Two experiments are reported that examine the effects of menu organization and command naming on performance within and across computer command menus. The work on performance within menus extends prior work on information retrieval (IR) menus to computer command menus. We found that selection of computer commands conforms to the same laws that govern selection of IR categories and object names, with alphabetic organization leading to shorter search times in early trials when users knew the names of the commands. When users did not know the exact names of the commands, the functional organization led to shorter search times. More importantly, we found that the knowledge of the functional organization transferred from one application menu to another, thereby reducing search time in the menu of the second application.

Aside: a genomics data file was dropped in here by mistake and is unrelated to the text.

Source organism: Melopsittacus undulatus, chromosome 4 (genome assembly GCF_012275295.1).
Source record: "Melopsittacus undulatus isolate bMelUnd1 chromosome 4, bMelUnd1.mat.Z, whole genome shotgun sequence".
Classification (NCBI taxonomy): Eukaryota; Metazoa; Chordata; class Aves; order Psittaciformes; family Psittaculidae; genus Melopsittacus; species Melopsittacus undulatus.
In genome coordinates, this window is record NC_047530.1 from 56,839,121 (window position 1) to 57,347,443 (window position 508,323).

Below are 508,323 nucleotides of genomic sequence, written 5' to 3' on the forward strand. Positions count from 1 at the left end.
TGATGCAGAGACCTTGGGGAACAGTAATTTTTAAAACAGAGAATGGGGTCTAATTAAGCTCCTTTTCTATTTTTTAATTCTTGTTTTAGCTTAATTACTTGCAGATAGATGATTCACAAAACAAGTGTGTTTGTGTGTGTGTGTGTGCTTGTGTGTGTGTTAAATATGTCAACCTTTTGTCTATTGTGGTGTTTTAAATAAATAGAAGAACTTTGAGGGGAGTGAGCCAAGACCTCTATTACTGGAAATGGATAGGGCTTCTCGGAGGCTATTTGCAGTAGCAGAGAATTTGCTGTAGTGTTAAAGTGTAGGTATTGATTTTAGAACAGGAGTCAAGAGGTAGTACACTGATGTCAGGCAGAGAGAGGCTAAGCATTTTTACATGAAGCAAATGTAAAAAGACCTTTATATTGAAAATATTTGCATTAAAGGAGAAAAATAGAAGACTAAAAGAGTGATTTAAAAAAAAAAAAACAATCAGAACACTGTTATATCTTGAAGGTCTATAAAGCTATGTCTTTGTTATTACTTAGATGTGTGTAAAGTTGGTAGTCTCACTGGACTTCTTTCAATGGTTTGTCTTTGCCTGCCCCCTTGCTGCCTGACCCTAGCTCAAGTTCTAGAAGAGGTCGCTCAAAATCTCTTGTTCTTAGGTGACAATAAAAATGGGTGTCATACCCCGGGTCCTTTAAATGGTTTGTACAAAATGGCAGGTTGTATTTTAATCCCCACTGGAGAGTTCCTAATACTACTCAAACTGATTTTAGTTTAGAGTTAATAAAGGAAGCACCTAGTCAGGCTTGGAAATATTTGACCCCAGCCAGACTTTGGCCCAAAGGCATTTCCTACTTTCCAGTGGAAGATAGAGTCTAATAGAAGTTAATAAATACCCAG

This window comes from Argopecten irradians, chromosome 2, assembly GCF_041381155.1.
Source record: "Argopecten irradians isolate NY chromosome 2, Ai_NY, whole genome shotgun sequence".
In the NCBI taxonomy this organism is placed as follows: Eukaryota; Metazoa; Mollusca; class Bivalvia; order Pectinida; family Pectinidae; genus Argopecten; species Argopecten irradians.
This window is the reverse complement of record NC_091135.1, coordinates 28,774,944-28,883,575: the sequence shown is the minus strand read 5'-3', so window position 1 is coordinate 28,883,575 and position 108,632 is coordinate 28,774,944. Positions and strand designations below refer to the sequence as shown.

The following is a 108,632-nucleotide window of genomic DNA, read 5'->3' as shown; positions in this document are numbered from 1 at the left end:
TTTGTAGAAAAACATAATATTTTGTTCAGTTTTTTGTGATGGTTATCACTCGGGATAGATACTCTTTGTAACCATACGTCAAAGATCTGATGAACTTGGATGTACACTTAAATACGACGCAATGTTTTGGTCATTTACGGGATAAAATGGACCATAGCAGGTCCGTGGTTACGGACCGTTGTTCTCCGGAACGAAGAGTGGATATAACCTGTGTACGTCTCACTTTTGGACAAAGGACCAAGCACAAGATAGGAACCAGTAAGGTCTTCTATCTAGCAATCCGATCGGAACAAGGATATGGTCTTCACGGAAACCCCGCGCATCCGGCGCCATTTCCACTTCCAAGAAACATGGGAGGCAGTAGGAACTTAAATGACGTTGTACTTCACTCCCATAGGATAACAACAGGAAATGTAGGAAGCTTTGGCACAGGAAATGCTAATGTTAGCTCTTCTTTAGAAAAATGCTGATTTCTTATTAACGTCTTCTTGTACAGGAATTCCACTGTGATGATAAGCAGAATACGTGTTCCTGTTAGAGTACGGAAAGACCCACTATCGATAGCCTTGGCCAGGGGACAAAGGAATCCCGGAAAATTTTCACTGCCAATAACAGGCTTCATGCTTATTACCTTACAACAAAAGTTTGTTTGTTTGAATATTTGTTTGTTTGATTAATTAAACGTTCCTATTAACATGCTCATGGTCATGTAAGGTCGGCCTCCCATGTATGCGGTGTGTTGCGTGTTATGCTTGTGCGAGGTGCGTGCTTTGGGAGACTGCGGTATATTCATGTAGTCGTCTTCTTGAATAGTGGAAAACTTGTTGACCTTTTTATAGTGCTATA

|Number of pages
|International Journal of Human-Computer Interaction
|Published - Jan 4 1993
ASJC Scopus subject areas
- Human Factors and Ergonomics
- Human-Computer Interaction
- Computer Science Applications